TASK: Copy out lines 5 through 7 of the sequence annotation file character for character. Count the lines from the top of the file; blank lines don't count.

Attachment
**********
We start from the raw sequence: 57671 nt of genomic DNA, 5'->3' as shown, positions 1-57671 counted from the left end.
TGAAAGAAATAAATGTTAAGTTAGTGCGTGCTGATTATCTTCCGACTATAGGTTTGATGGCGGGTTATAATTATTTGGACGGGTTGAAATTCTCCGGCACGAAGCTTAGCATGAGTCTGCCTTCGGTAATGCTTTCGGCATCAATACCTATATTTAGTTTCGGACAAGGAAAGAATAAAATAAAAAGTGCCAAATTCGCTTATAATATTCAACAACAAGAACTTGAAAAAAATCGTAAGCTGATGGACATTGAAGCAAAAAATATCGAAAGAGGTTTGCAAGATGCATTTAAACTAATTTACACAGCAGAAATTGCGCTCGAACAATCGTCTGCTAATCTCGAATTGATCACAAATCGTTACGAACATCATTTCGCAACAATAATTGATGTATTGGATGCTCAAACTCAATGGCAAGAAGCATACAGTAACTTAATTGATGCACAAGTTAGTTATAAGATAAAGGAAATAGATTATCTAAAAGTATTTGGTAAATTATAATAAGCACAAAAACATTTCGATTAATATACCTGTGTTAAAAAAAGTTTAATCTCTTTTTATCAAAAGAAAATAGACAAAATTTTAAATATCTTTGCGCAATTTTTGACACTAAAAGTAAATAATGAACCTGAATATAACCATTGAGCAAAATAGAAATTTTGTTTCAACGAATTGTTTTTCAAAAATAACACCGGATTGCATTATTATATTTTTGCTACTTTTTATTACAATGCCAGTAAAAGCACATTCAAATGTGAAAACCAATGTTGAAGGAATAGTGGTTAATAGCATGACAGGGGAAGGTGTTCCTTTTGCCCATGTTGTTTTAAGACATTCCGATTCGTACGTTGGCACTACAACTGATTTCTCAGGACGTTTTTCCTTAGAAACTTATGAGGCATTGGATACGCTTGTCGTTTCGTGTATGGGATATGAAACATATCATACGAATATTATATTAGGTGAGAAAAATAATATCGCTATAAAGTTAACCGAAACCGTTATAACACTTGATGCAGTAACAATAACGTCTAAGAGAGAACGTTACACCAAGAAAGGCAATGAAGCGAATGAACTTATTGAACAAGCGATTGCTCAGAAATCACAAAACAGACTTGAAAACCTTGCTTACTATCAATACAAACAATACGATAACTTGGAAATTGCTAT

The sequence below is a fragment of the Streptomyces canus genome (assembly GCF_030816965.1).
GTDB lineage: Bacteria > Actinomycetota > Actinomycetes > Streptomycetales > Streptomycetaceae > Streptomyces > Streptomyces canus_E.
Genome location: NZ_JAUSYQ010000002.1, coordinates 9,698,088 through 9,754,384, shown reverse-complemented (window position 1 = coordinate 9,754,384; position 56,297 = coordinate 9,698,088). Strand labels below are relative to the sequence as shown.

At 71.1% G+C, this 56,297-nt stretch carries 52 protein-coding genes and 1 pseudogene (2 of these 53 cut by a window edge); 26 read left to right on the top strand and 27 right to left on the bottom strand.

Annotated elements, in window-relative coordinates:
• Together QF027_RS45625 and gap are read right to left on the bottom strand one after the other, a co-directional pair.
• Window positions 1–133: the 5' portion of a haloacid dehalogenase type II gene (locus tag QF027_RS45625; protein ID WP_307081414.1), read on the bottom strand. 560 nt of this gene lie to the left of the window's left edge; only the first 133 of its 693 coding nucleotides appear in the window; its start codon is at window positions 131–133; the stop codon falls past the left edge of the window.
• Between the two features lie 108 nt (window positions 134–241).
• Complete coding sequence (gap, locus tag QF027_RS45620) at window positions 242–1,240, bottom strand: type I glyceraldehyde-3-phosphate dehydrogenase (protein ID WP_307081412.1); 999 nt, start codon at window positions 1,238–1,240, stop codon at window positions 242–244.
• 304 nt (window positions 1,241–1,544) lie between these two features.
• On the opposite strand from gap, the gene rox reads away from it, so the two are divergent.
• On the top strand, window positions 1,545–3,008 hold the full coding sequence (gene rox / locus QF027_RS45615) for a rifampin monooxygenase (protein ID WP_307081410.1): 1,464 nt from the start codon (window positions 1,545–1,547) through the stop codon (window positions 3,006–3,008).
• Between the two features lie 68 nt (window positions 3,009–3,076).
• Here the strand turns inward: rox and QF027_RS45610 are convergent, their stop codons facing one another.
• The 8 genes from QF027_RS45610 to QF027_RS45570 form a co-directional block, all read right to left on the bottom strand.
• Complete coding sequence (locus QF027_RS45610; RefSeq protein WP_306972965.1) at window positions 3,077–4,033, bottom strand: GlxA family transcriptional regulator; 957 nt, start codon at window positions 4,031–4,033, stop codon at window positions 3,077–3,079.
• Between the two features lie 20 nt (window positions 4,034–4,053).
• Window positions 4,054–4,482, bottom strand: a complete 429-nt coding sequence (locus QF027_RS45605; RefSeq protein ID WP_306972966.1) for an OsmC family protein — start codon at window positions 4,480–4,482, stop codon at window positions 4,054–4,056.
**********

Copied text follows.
Genome location: NZ_JAUSYQ010000002.1, coordinates 9,698,088 through 9,754,384, shown reverse-complemented (window position 1 = coordinate 9,754,384; position 56,297 = coordinate 9,698,088). Strand labels below are relative to the sequence as shown.

At 71.1% G+C, this 56,297-nt stretch carries 52 protein-coding genes and 1 pseudogene (2 of these 53 cut by a window edge); 26 read left to right on the top strand and 27 right to left on the bottom strand.

Annotated elements, in window-relative coordinates: